This ability became critically important during the performance tuning phase, especially for allowing per-job tuning so every single job could be run in a performant way depending on its data access and computation patterns.
Tuning Amazon EMR
The initial attempt at migrating to AWS scaled not only the number of nodes in the EMR HBase cluster, but also the number of tables. The data would be represented as multiple—O(100)—datasets inside Tamr’s processing.
Our initial thought was to separate these out as different tables inside of HBase (that is, each dataset would get its own dedicated HBase table). That way, the tables themselves would be well distributed among the region servers (see Figure 1). Thus, when we ran against these tables with multiple, 1,000-virtual core Apache Spark on Amazon EMR clusters concurrently, no single region server would be too bottlenecked.
Unfortunately, this approach did not work, and we saw severely slow HBase read performance throughout the pipeline execution. This slowdown caused the full processing time to come in just under one month during our first run after moving to AWS.
The biggest driver in this was HBase cold-spotting, with some region servers taking inordinate amounts of time to pull the data from Amazon Simple Storage Service (Amazon S3) even though they did not show a large load.
Figure 1 – Tamr datasets distributed across HBase region servers as separate tables.
A more successful approach was to simply put all datasets (yes, all 200 billion records) into one HBase table. We salted the row-keys to ensure every dataset was uniformly distributed across the single table to avoid hot-spotting.
The key from a performance point of view is to make the number of salt values equal to the number of regions in your HBase table (or a multiple of it) so that your Spark tasks are pulling from different regions (see Figure 2). Using a random hash as the salt value ensures rows are distributed evenly across the different HBase regions for all datasets.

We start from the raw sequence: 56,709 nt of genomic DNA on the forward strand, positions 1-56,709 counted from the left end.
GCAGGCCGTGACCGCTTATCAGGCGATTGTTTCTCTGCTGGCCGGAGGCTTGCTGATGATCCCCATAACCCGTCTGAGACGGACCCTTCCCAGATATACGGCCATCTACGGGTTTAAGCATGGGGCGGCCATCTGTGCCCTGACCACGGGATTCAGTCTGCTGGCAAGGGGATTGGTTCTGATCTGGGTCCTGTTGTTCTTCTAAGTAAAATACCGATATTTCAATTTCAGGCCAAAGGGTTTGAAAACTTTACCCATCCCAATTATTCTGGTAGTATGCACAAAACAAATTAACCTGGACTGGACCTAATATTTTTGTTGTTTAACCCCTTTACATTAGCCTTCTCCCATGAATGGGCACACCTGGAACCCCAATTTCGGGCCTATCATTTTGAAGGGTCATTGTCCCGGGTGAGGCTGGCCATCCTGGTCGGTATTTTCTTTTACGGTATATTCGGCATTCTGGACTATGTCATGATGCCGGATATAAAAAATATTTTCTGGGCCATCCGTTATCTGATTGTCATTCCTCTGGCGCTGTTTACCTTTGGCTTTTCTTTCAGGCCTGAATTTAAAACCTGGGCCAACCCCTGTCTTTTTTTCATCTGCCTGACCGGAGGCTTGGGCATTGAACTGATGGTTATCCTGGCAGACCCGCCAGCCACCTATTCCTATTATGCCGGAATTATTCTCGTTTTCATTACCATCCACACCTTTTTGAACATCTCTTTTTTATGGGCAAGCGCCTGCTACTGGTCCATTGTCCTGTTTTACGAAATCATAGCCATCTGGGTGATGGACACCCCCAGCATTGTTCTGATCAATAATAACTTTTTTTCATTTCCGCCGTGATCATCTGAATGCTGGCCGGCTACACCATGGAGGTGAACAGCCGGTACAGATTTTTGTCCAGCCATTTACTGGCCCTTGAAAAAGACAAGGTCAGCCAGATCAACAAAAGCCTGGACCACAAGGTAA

Figure 2 – Tamr datasets distributed across HBase region servers as one table.
The following four points are key to the success of the optimization described:
1. Improving Spark Performance with Amazon S3
When writing the data in Parquet out to Amazon S3, use EMRFS with its S3-optimized committer, rather than Spark’s s3a driver. This change easily cut more than a day off our processing time when summing over all our exports, effectively speeding up our second attempt by 30%.
The underlying cause stemmed from tension between how we want to process the data and how we want to store it.
For processing, we want thousands of partitions to take advantage of the large EMR clusters at our fingertips. However, for storage we don’t want thousands of files. Because Spark by default writes one or more temporary files per partition, which then need to be combined, using the default s3a committer resulted in extremely slow performance for the combine and cleanup stage (where many files need to be shuffled around S3).
Learn more about improving Spark performance with Amazon S3.
2. Strategizing HBase Table Design
Separating each dataset as its own table was the wrong way to scale. We had initially tried this approach because each dataset corresponded to different source records that would have different read and write patterns as we unified the data.
Consolidating each dataset into a single table with row-key salting was a better method. The following table shows the differences in how we stored datasets in HBase.
|Initial run||Optimized run|
|Number of Tamr datasets||80||80|
|Number of HBase tables||80||1|
|Regions per table||120||5,400|
|Total HBase regions||10,800||5,400|
|Salt values per table||1,000||5,400|
|Number of HBase region servers||180||180|
|HBase region server machine type||r5.xlarge||r5.xlarge|